In this three part series, the author draws a comparative analysis of the Indian criminal justice system in light of the Black Lives Matters movements of USA. Earlier, the author depicted lessons in democratic values of peoples movements. She drew parallels between a racialised policing system of USA and the caste-communal prejudice ridden policing system of India. Continuing on the understanding of prejudices, the author, in this concluding part of the series, expounds on the importance of representation to movement and reforms.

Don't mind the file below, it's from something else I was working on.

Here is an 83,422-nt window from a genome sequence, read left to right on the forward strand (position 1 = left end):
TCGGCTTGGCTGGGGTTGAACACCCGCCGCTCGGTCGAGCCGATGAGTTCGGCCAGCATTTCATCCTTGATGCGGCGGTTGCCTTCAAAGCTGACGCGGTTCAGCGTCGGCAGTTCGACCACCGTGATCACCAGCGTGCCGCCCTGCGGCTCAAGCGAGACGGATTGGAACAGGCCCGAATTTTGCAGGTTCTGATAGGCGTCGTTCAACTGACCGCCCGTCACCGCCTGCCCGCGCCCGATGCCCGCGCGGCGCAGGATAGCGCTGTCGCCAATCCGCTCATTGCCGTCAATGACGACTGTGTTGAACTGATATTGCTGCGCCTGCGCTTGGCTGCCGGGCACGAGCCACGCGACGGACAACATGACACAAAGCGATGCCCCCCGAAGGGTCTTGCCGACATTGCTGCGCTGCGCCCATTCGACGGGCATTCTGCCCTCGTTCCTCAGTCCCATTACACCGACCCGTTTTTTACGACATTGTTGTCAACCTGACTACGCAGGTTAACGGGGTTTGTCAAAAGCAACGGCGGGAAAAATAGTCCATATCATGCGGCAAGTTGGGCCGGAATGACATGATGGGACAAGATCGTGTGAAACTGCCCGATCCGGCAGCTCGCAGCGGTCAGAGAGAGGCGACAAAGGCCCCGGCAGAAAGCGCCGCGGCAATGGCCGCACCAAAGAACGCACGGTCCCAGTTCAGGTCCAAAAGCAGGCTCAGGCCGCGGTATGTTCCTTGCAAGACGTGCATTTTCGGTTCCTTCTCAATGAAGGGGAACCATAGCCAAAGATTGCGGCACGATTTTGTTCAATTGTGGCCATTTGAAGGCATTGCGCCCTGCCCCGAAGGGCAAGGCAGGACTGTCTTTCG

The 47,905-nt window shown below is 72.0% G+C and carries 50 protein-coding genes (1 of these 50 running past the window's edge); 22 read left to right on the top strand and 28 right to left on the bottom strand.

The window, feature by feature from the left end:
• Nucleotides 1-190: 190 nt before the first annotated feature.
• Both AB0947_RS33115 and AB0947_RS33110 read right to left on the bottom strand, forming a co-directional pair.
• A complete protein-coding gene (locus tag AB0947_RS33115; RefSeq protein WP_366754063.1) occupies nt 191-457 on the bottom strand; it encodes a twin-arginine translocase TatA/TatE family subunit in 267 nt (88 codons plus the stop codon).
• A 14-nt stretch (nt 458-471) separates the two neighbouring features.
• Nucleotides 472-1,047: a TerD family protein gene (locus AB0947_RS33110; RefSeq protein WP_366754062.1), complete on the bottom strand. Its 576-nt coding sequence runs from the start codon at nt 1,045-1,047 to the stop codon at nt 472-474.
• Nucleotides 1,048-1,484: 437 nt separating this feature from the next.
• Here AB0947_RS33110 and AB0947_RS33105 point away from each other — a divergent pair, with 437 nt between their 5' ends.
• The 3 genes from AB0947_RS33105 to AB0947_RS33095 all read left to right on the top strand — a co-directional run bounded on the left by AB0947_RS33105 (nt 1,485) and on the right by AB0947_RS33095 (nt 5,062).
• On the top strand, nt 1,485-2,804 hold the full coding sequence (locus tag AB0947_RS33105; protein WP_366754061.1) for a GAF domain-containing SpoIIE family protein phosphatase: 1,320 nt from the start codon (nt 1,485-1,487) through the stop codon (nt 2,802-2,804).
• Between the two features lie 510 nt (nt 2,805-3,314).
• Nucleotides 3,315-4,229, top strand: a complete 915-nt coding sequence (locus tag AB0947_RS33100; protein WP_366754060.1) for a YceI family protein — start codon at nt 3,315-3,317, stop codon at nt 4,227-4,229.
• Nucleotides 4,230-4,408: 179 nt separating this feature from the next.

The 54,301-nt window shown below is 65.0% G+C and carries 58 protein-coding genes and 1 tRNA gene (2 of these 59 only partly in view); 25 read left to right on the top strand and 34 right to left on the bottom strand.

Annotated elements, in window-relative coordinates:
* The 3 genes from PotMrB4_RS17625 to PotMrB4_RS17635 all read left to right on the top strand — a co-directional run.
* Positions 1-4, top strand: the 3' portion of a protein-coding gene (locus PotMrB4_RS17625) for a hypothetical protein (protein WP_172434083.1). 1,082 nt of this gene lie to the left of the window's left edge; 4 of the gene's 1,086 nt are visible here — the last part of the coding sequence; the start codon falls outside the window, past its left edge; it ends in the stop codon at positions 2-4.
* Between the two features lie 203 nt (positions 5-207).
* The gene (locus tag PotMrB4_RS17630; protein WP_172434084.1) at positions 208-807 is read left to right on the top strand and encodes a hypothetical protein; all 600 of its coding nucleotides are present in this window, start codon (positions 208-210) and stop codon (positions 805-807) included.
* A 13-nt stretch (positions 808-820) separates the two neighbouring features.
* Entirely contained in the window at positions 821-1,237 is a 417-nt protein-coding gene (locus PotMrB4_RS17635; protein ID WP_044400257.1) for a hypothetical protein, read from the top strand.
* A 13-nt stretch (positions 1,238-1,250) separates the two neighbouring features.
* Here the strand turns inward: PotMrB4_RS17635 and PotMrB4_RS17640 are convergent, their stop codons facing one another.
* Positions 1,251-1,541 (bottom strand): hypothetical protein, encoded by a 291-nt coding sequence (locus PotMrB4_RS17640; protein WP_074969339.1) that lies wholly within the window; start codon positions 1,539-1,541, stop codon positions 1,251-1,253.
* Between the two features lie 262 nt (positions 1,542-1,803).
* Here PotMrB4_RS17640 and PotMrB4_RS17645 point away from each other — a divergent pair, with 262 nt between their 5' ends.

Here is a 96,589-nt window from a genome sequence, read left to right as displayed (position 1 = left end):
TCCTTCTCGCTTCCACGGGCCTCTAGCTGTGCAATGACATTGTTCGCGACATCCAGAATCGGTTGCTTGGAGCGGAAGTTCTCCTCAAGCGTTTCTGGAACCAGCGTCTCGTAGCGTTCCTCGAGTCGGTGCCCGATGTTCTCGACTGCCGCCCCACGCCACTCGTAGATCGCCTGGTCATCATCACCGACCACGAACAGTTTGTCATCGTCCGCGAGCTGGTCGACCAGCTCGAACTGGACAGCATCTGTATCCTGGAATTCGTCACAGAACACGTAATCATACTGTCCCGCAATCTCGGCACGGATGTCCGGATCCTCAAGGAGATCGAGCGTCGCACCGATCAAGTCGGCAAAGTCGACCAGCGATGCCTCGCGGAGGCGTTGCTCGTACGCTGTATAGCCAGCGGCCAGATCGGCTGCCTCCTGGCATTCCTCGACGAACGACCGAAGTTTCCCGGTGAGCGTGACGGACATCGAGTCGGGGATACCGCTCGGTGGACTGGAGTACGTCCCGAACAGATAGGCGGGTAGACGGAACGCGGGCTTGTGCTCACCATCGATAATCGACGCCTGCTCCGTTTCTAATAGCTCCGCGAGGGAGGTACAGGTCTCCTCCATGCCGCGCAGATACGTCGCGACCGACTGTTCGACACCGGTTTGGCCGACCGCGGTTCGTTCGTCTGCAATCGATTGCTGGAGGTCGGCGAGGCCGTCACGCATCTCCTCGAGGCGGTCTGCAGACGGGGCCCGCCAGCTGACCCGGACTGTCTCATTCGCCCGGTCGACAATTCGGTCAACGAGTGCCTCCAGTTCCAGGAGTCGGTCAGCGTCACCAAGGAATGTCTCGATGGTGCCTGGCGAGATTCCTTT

What we currently have in India is more of a gross abuse of policing power of the state, rather than a mass incarceration situation like the U.S. It is true that minorities in India are over-represented in the prison population just like the U.S. It is also true that there are more caste and religious minorities on death row in India, than the rest of the population. Police are biased and abuse their power against vulnerable communities. This data is enough to recognize how casteist and sectarian policing is in India. However, the crucial difference is that the vast majority of Indian prison population are under-trials and not convicts, which means that this population so far has not been stagnant. Broken, corrupt prosecutorial system, and low conviction rates are the major reasons behind this difference.